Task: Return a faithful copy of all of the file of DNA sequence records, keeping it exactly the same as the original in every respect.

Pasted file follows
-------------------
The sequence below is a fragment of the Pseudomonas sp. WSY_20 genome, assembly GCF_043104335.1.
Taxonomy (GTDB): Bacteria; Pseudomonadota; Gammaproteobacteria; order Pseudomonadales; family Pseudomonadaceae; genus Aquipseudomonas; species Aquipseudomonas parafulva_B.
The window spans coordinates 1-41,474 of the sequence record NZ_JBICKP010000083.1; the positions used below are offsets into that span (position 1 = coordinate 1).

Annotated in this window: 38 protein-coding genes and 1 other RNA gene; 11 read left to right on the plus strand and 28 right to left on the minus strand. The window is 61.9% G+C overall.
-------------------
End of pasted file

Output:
The sequence below is a fragment of the Pseudomonas sp. WSY_20 genome, assembly GCF_043104335.1.
Taxonomy (GTDB): Bacteria; Pseudomonadota; Gammaproteobacteria; order Pseudomonadales; family Pseudomonadaceae; genus Aquipseudomonas; species Aquipseudomonas parafulva_B.
The window spans coordinates 1-41,474 of the sequence record NZ_JBICKP010000083.1; the positions used below are offsets into that span (position 1 = coordinate 1).

Annotated in this window: 38 protein-coding genes and 1 other RNA gene; 11 read left to right on the plus strand and 28 right to left on the minus strand. The window is 61.9% G+C overall.